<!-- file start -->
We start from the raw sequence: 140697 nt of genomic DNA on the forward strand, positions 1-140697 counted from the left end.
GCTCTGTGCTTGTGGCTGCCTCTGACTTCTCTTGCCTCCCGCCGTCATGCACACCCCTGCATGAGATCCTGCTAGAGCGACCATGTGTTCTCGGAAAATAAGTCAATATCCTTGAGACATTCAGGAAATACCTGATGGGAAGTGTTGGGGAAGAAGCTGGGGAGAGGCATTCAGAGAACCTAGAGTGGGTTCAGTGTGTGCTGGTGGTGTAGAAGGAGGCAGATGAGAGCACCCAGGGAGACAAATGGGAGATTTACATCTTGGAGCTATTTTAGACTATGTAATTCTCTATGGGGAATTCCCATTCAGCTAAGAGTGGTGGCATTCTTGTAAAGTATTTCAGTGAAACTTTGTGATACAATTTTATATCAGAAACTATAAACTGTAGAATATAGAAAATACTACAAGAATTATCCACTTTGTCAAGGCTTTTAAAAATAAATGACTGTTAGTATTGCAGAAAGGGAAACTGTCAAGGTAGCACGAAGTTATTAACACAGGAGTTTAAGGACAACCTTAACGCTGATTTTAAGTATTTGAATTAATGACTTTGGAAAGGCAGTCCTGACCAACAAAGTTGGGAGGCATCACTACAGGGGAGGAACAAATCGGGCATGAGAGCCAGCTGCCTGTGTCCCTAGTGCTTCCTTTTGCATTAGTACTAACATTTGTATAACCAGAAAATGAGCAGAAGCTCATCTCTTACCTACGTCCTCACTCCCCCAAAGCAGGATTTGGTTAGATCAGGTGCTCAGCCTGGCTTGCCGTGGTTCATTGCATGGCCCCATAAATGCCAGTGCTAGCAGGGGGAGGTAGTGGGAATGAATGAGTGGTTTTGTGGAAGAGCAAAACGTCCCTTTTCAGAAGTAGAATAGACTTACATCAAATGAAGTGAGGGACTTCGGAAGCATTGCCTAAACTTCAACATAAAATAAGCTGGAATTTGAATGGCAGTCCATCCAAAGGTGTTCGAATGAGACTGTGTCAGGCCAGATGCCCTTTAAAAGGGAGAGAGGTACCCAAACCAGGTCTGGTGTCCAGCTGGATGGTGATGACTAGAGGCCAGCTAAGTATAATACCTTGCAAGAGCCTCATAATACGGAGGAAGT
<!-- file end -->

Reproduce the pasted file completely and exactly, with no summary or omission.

We start from the raw sequence: 140697 nt of genomic DNA on the forward strand, positions 1-140697 counted from the left end.
GCTCTGTGCTTGTGGCTGCCTCTGACTTCTCTTGCCTCCCGCCGTCATGCACACCCCTGCATGAGATCCTGCTAGAGCGACCATGTGTTCTCGGAAAATAAGTCAATATCCTTGAGACATTCAGGAAATACCTGATGGGAAGTGTTGGGGAAGAAGCTGGGGAGAGGCATTCAGAGAACCTAGAGTGGGTTCAGTGTGTGCTGGTGGTGTAGAAGGAGGCAGATGAGAGCACCCAGGGAGACAAATGGGAGATTTACATCTTGGAGCTATTTTAGACTATGTAATTCTCTATGGGGAATTCCCATTCAGCTAAGAGTGGTGGCATTCTTGTAAAGTATTTCAGTGAAACTTTGTGATACAATTTTATATCAGAAACTATAAACTGTAGAATATAGAAAATACTACAAGAATTATCCACTTTGTCAAGGCTTTTAAAAATAAATGACTGTTAGTATTGCAGAAAGGGAAACTGTCAAGGTAGCACGAAGTTATTAACACAGGAGTTTAAGGACAACCTTAACGCTGATTTTAAGTATTTGAATTAATGACTTTGGAAAGGCAGTCCTGACCAACAAAGTTGGGAGGCATCACTACAGGGGAGGAACAAATCGGGCATGAGAGCCAGCTGCCTGTGTCCCTAGTGCTTCCTTTTGCATTAGTACTAACATTTGTATAACCAGAAAATGAGCAGAAGCTCATCTCTTACCTACGTCCTCACTCCCCCAAAGCAGGATTTGGTTAGATCAGGTGCTCAGCCTGGCTTGCCGTGGTTCATTGCATGGCCCCATAAATGCCAGTGCTAGCAGGGGGAGGTAGTGGGAATGAATGAGTGGTTTTGTGGAAGAGCAAAACGTCCCTTTTCAGAAGTAGAATAGACTTACATCAAATGAAGTGAGGGACTTCGGAAGCATTGCCTAAACTTCAACATAAAATAAGCTGGAATTTGAATGGCAGTCCATCCAAAGGTGTTCGAATGAGACTGTGTCAGGCCAGATGCCCTTTAAAAGGGAGAGAGGTACCCAAACCAGGTCTGGTGTCCAGCTGGATGGTGATGACTAGAGGCCAGCTAAGTATAATACCTTGCAAGAGCCTCATAATACGGAGGAAGT